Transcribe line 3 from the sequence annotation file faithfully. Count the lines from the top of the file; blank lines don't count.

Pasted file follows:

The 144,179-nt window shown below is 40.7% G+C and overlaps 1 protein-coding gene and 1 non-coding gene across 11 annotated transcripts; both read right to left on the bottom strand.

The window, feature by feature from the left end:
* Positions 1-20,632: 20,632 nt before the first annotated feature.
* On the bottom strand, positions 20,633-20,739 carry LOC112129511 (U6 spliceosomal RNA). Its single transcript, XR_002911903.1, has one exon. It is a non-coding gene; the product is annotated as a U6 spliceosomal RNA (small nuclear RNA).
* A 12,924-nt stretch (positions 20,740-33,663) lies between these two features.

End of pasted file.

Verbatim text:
* Positions 1-20,632: 20,632 nt before the first annotated feature.